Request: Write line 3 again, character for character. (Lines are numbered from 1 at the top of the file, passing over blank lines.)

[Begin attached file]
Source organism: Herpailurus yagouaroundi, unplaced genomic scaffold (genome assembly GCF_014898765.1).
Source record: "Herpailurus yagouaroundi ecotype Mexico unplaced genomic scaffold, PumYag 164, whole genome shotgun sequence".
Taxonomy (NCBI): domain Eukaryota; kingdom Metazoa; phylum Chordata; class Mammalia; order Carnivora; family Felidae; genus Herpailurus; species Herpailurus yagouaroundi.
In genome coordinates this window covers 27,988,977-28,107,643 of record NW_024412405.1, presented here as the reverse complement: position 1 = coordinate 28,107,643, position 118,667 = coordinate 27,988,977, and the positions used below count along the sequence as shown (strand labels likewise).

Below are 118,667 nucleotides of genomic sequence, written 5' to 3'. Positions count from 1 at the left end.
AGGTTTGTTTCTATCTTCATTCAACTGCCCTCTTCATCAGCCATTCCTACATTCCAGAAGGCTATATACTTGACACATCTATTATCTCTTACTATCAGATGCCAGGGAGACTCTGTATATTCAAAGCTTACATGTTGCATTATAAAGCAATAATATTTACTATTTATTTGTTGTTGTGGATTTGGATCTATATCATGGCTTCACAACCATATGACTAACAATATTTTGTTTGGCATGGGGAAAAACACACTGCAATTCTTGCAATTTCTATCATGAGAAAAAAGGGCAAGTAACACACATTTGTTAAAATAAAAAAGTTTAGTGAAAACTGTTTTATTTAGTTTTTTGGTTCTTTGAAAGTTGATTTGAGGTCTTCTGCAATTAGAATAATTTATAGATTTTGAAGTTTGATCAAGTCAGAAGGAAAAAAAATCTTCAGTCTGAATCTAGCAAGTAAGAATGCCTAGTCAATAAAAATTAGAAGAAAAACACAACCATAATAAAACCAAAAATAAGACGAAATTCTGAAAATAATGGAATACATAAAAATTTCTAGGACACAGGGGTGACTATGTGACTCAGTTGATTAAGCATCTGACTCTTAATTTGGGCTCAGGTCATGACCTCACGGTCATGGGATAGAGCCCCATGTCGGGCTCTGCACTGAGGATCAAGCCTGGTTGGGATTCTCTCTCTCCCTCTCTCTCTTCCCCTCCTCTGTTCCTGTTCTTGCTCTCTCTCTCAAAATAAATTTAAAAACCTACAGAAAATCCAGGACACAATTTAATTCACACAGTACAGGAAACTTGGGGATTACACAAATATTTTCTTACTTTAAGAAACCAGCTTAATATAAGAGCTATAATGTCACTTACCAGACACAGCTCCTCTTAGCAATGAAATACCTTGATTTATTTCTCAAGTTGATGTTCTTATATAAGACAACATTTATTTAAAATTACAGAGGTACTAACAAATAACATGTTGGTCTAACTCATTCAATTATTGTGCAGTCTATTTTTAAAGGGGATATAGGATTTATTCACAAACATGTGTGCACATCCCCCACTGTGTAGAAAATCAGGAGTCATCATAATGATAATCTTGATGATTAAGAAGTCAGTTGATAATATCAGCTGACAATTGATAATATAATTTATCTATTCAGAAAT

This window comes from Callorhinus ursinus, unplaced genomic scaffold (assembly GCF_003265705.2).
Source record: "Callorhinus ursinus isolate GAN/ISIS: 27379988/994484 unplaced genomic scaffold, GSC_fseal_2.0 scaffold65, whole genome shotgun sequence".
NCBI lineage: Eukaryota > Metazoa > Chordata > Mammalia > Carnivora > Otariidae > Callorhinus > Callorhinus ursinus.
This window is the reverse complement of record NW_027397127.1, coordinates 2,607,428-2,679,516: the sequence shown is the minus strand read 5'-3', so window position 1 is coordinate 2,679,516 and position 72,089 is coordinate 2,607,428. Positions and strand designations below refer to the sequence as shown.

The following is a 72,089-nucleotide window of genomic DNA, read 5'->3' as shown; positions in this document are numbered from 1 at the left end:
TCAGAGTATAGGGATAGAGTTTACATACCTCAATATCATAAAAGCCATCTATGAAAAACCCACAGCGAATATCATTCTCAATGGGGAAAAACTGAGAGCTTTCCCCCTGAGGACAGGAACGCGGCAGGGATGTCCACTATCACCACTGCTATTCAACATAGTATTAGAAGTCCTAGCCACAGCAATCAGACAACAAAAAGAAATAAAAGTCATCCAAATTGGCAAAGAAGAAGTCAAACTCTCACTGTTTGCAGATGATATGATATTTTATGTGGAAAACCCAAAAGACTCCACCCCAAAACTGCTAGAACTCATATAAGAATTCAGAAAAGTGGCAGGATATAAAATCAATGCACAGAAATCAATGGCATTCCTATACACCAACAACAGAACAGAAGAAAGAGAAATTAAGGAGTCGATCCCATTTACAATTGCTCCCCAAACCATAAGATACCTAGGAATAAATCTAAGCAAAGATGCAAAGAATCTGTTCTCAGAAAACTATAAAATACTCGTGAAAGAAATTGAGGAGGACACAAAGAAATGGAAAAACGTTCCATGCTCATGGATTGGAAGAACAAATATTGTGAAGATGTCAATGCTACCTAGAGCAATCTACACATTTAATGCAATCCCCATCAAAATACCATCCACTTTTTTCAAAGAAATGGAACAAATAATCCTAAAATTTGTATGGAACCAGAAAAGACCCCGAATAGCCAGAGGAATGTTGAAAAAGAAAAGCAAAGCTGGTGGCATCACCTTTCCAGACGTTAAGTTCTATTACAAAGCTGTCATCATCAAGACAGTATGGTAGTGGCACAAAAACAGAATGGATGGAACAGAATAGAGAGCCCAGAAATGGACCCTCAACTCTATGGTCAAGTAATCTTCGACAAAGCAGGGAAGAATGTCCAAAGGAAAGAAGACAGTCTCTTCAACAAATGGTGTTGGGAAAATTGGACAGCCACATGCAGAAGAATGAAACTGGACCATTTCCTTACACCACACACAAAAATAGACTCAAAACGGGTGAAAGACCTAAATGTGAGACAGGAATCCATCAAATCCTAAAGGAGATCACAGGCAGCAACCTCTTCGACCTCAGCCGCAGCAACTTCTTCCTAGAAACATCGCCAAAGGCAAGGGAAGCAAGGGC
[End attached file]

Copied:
Taxonomy (NCBI): domain Eukaryota; kingdom Metazoa; phylum Chordata; class Mammalia; order Carnivora; family Felidae; genus Herpailurus; species Herpailurus yagouaroundi.